Webinar Series in Partnership with Brookings

In partnership with Brookings Metropolitan Policy Program, E Pluribus Unum hosted a series of curated conversations for local elected leaders in the summer of 2020 to explore the COVID-19 pandemic’s impact on workers, small businesses, cities, and towns as well as how leaders need to respond to the resulting economic fallout. 


The Future of Main Street

Addressing the vulnerability of small, women and black-owned businesses with a recovery lens

The COVID-19 pandemic has devastated many small, women and Black-owned businesses that serve as the lifeblood and an essential source of employment for cities and towns all over the country. As revenues have plunged, the public and private sectors have taken steps to support small businesses and their employees, but more must be done to ensure these vital businesses don’t close their doors permanently. Local leaders have an important role to play in charting pathways to stabilization and recovery so that small, women and Black-owned businesses can flourish in a post-COVID-19 world.


Joseph Parilla led a conversation and panel discussion focused on effective ways that local officials in cities and towns can address the COVID-19-related vulnerabilities faced by their small business infrastructure. Joseph is a fellow at the Metropolitan Policy Program at Brookings where he conducts research on the trends and policies that shape economic performance in cities and regions in the United States and across the world. 

Joseph was joined by EPU Founder & President Mitch Landrieu and speakers from cities that have taken action to ensure that these critical businesses have access to capital to ensure a more equitable economic recovery:

  •       Pam Lewis, Executive Director, New Economy Initiative – Detroit, MI
  •       Kendra Key, Senior Vice President, Hope Credit Union – Birmingham, AL

Catalyzing Workforce Innovation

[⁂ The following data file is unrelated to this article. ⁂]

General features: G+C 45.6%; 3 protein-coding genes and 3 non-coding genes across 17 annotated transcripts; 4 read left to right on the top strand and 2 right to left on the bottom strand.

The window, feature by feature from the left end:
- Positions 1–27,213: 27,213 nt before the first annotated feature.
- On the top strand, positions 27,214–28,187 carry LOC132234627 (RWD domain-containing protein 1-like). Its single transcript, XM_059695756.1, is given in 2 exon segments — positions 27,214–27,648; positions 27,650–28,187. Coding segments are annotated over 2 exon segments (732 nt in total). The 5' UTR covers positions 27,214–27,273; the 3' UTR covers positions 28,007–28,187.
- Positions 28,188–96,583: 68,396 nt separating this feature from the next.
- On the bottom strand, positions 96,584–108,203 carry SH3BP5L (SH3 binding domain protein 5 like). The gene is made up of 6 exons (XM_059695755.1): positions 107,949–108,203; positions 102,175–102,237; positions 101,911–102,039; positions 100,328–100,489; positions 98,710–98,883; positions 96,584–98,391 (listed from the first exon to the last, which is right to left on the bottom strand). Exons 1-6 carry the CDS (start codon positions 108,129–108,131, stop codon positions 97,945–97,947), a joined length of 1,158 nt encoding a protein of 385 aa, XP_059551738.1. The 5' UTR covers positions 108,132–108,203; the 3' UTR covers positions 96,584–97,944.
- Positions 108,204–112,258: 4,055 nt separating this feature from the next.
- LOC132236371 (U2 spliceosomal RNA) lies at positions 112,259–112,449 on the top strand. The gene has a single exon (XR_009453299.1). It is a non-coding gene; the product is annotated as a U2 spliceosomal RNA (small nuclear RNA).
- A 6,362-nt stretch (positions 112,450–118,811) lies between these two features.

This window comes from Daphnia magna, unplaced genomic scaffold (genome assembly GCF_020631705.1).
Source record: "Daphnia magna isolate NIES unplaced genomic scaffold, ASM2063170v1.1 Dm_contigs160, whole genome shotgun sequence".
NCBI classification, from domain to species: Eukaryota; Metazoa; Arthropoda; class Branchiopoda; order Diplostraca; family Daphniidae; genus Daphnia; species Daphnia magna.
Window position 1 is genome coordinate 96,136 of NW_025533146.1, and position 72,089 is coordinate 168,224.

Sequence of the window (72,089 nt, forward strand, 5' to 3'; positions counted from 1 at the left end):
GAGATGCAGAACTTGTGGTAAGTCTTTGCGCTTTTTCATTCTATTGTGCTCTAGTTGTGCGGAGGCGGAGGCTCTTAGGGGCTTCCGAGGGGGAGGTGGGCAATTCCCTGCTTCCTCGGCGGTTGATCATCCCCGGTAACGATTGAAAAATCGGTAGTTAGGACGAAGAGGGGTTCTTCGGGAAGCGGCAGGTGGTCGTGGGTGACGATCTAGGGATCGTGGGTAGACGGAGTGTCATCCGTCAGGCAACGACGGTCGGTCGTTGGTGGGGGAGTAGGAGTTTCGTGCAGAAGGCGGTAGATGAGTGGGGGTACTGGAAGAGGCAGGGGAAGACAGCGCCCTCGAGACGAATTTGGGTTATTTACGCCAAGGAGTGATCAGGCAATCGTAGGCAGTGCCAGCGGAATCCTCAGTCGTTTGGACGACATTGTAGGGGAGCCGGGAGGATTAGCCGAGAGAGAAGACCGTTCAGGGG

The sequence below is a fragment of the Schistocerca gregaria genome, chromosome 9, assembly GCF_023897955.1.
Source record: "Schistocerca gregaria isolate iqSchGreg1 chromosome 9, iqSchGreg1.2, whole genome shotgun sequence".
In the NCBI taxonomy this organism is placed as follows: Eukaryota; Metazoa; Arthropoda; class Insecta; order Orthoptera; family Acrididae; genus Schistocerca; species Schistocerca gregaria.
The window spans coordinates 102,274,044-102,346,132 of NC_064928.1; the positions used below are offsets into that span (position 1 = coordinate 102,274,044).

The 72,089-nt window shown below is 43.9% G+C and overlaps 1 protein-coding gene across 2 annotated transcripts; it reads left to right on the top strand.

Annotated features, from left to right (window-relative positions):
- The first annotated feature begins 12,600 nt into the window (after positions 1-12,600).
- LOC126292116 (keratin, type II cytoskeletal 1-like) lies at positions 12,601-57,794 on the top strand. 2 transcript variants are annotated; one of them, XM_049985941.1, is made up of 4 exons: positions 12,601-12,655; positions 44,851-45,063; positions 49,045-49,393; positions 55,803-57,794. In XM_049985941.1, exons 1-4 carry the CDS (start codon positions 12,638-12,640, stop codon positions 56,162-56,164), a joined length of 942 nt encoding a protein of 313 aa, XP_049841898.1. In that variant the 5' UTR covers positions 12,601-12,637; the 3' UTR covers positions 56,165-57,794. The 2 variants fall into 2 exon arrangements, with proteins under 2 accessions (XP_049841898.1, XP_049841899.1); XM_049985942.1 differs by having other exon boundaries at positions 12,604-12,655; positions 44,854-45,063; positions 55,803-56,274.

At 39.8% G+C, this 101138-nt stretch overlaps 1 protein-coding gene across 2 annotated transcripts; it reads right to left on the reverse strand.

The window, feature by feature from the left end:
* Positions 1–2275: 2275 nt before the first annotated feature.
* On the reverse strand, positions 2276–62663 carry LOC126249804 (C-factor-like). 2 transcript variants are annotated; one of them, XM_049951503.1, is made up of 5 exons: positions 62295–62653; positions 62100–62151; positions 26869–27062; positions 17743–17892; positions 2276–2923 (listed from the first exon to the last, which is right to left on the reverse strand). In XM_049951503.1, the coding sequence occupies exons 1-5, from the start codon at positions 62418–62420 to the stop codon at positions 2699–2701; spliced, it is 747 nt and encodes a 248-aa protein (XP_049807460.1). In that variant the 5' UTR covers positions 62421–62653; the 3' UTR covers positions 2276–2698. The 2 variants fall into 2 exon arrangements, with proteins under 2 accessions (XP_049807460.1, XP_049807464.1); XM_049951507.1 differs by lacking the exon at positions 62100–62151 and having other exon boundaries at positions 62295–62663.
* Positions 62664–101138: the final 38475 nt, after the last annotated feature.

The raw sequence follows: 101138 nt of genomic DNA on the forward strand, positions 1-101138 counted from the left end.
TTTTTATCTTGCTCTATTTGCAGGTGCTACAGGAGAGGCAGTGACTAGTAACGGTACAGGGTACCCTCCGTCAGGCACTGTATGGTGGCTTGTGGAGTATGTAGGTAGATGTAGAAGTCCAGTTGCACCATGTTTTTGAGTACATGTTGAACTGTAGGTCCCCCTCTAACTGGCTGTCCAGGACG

Strategies for supporting the tidal wave of job seekers

As the COVID-19 pandemic continues to deeply impact our cities and towns, leaders need to identify ways to respond to the resulting economic fallout and its effect on workers. Economists predict that only 58% of laid-off workers are likely to return to the job they held pre-COVID. 

Both immediate-term mitigation efforts and longer-term recovery efforts are required to support people as they transition to quality jobs that will support them and their families. Local officials have an important role to play in developing equitable solutions for job seekers and can learn from innovative workforce programs that have already adapted existing services and infrastructure to our new environment.

In this conversation, panelists looked at the scope and challenge of the unprecedented unemployment crisis, as well as ways local governments and NGOs can support job seekers in this pandemic-driven recession. This conversation centers around policy solutions that aim to remove barriers to economic opportunity and combat rising income inequality.

Founder and President of EPU Mitch Landrieu provided opening remarks. 

Annelies Goger will present the scope and challenge of mass layoffs, as well as the opportunities for supporting job seekers. Annelies is a David M. Rubenstein fellow at the Metropolitan Policy Program at Brookings where she focuses on developing innovative policy solutions to address rising inequality and increase access to economic opportunity.

Mitch and Annelies were joined by speakers from cities that have implemented innovative workforce solutions:

  • Tamara Atkinson, Chief Executive Officer, Workforce Solutions for the Capital Area – Austin, TX 
  • Lauren King, Director for Workforce Programs, The Greater New Orleans Foundation – New Orleans, LA
  • Suzanna Fritzberg, Founding Executive Director, BhamStrong – Birmingham, AL